NEW YORK — New York City jails have been ordered to stop the use of punitive segregation for people with underlying medical conditions, Mayor Bill de Blasio and Board of Correction Chair Jennifer Jones Austin announced Monday.
Punitive segregation, or solitary confinement, is a restrictive housing area where people are locked in their cells for 23 hours of the day as punishment for a violent offense, according to the Board of Correction.
"From closing Rikers Island to banning punitive segregation for people under the age of 22, we have reoriented our correction system to value human life and rehabilitation,” said de Blasio.
"Now with Jennifer at the helm of the Board and Stanley leading the working group, we will chart the course forward with the Board to ban punitive segregation altogether, making good on our commitment to creating jails that are fundamentally smaller, safer, and fairer."
The order, which goes into effect immediately, excludes individuals with several underlying health conditions from being placed into any form of restrictive housing while in custody, the mayor said.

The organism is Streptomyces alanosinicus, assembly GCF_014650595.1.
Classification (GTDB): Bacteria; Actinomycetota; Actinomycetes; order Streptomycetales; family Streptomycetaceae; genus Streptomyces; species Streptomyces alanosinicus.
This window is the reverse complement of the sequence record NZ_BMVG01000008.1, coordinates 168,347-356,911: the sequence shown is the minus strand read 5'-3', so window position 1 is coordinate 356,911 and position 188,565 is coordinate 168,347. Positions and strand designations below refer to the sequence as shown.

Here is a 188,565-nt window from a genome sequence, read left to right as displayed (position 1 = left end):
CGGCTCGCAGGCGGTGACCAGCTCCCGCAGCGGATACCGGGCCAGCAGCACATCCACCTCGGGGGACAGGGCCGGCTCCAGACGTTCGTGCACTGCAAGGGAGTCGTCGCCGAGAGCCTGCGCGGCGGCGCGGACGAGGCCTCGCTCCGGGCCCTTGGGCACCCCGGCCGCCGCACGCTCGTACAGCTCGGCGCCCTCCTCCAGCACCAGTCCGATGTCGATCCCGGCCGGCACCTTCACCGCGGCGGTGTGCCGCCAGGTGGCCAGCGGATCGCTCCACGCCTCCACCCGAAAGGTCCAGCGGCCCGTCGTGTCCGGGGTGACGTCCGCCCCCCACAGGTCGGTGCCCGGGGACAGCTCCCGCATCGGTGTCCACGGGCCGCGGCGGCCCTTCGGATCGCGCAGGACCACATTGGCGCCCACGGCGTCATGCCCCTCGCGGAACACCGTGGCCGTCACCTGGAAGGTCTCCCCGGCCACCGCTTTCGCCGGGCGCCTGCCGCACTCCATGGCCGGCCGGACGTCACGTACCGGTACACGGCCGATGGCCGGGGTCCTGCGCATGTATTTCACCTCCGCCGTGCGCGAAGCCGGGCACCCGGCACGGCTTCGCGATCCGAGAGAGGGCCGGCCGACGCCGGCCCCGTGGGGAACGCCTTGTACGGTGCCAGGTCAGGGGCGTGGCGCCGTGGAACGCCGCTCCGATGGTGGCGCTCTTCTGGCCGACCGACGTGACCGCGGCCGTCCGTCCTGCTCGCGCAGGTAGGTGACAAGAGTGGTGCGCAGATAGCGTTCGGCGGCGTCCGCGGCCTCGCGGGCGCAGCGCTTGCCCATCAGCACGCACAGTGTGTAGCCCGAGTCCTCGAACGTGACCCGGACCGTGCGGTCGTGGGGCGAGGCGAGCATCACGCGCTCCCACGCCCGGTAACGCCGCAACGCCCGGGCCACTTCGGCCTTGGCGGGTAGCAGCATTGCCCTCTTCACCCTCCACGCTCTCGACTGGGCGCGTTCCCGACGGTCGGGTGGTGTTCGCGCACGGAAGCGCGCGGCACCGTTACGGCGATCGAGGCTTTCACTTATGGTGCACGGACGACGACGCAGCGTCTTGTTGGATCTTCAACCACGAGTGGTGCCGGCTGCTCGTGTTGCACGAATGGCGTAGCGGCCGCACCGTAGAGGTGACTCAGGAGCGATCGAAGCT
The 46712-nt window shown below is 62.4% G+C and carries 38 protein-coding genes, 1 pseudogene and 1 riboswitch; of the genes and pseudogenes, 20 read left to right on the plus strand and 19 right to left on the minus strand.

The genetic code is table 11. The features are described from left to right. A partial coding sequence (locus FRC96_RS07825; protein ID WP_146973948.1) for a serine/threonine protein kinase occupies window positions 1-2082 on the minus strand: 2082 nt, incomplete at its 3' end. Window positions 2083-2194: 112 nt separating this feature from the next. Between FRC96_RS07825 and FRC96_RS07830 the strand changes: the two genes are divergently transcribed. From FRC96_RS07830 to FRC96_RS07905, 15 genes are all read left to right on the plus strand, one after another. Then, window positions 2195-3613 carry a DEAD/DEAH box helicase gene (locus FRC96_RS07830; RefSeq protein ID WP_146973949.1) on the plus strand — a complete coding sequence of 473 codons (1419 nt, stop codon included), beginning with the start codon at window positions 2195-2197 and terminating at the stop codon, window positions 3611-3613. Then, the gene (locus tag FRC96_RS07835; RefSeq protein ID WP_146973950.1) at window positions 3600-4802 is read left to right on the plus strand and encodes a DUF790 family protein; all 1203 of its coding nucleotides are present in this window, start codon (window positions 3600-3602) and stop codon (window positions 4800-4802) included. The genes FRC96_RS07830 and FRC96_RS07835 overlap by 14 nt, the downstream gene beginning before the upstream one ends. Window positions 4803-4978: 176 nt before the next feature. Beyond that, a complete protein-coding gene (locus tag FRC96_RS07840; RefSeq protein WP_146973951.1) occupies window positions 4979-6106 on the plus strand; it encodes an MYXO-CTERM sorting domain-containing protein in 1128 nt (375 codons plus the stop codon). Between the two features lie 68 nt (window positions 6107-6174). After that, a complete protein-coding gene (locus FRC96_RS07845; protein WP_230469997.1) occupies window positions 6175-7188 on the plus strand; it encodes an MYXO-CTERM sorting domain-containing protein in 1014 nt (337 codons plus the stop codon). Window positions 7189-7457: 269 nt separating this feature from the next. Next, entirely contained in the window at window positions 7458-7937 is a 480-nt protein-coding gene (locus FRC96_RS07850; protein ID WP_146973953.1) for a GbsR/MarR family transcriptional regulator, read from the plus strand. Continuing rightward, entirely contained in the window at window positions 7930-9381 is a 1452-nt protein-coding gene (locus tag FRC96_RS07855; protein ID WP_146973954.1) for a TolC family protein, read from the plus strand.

Conditions include asthma, seizures, kidney and liver disease, treatment with blood thinners, heart and lung disease and diabetes.
The mayor also announced the Board of Correction is also forming a working group with goals to find a path to eliminate punitive segregation in city jails altogether.
The move comes days after four Dept. of Correction staffers were suspended and more than a dozen were disciplined in the Rikers death of Layleen Polanco.
Polanco, 27, was found dead in her cell on June 7, 2019. Her cause of death was sudden unexplained death in epilepsy, according to the chief medical examiner.
She was arrested on April 13, and remained in jail because she could not afford to pay $500 bail, according to her family.
Polanco was placed in the jail's restrictive housing unit days before her death, cleared by a Rikers doctor who was aware she suffered from a seizure condition, according to documents.
Her family claimed Polanco — who was transgender and suffered from epilepsy — was victimized because of her gender status.
Civil rights groups have said the case is an example of how the justice system can trap people of color, leading to devastating outcomes.